Deadlier than cancer: Antibiotic-resistant superbugs could be one of the world's top killers by 2050

Left unchecked, antibiotic resistance will kill 10 million per year by 2050, a new report finds

Published December 11, 2014 3:33PM (EST)

   (Image Wizard/Shutterstock)
(Image Wizard/Shutterstock)

An economist crunched the numbers on the rise of antibiotic-resistant "superbugs," and what he found foresees crisis in the very near future. If left unchecked, he warns, the cost, in loss of both global wealth and lives, would be truly astronomical.

Antibiotic-resistant infections are already killing hundreds of thousands of people a year; in the very near future, the report finds that number can skyrocket to more than 10 million -- surpassing even the current death toll of cancer:

The biggest killers, the report finds, will be drug-resistant E. coli, malaria and tuberculosis. The economic toll, meanwhile, can surpass $100 trillion by 2050, reducing world GDP by anywhere from 2 to 3.5 percent. And the team emphasizes that this is likely an underestimate -- it fails, for example, to take into account the cost of healthcare should antibiotics no longer be effective, and doctors were no longer able to perform Caesarean sections, chemotherapy or transplants.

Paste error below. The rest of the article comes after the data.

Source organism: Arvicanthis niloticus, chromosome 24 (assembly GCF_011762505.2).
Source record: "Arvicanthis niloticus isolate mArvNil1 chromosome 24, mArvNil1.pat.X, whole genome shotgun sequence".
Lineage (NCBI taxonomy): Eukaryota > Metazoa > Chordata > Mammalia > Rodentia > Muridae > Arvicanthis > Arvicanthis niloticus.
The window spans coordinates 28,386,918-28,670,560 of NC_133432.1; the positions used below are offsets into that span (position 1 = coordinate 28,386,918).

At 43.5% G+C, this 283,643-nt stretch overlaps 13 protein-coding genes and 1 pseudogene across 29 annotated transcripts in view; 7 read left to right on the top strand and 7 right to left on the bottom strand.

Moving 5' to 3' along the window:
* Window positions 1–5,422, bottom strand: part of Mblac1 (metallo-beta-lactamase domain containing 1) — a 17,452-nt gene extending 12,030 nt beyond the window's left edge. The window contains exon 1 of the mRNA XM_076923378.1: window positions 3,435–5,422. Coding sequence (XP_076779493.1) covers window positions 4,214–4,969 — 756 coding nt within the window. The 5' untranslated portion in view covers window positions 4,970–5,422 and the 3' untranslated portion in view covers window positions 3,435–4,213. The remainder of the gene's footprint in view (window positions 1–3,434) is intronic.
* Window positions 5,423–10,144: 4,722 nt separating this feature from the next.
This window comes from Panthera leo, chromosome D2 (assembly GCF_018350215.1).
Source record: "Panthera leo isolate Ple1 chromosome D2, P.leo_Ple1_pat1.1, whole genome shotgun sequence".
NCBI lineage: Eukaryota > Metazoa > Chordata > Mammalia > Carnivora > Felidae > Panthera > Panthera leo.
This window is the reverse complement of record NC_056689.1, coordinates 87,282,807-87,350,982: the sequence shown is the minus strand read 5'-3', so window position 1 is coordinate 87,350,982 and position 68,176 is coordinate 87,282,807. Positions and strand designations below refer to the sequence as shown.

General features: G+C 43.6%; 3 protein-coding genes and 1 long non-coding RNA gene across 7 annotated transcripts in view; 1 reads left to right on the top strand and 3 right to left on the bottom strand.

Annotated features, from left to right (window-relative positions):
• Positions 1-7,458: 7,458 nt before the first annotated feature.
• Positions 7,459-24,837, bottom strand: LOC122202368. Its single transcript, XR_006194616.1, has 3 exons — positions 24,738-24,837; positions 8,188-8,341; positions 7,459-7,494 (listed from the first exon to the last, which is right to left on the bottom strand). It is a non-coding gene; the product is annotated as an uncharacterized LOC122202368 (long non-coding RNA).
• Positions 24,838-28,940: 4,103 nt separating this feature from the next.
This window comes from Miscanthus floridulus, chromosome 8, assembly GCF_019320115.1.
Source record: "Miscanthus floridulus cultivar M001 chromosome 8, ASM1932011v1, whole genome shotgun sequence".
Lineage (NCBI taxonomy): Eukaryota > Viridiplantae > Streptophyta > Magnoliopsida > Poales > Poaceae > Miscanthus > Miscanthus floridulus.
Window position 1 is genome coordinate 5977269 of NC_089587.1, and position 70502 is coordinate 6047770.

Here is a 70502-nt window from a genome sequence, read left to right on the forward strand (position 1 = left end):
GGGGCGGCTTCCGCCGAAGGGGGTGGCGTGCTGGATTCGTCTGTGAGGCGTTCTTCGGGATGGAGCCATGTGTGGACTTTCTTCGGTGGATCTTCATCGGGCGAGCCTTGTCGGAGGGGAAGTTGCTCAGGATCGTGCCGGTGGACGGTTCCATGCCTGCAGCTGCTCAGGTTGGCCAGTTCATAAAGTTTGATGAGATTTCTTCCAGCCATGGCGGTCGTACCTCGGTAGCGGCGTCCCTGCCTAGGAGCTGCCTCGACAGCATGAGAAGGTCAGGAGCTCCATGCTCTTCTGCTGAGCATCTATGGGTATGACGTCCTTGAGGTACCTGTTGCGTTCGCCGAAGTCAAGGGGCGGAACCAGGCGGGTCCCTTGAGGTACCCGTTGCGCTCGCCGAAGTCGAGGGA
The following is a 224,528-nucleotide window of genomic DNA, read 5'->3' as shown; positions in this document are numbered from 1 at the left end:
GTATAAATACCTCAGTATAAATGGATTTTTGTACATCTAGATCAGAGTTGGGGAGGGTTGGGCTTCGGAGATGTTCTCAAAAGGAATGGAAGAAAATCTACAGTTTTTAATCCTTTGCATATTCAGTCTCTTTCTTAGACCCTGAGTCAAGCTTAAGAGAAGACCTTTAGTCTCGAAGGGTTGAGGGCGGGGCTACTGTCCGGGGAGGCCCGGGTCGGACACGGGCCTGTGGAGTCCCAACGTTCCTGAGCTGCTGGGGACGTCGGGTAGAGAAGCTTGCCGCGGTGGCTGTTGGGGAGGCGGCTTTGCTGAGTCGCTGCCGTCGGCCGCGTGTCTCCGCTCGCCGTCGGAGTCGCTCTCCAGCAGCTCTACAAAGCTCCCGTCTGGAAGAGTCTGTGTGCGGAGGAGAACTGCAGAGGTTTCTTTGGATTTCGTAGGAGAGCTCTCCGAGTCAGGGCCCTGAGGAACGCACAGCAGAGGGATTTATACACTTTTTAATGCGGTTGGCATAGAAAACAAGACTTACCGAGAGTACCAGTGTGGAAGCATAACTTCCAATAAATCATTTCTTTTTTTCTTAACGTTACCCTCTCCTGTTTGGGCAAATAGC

The problem is a global one, economist Jim O'Neill, who lead the analysis, told the BBC, with some countries facing greater catastrophes than others. At the most severe end, in Nigeria, drug-resistant infections could be responsible for more than one in four deaths. In India, where antibiotic resistant infections are already taking a devastating toll on newborns, an additional two million lives could be lost every year. None will be left off the hook, however. North America and Europe, which together already see about 50,000 such deaths each year, could soon see that toll soar about 700,000.

The report is the first to come out of a larger review introduced this past July by U.K. Prime Minister David Cameron, which aims to put the growing crisis in a global context and highlight the need for an international plan to regulate the use of antibiotics and find ways to encourage the development of new drugs.

“We cannot allow these projections to materialize for any of us," O'Neill said in a statement. Indeed, the report asserts that the crisis it foresees is by no means inevitable: "The cost of taking action can be small," it says, "if we take the right steps soon."

By Lindsay Abrams

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Antibiotic Resistance Public Health Superbugs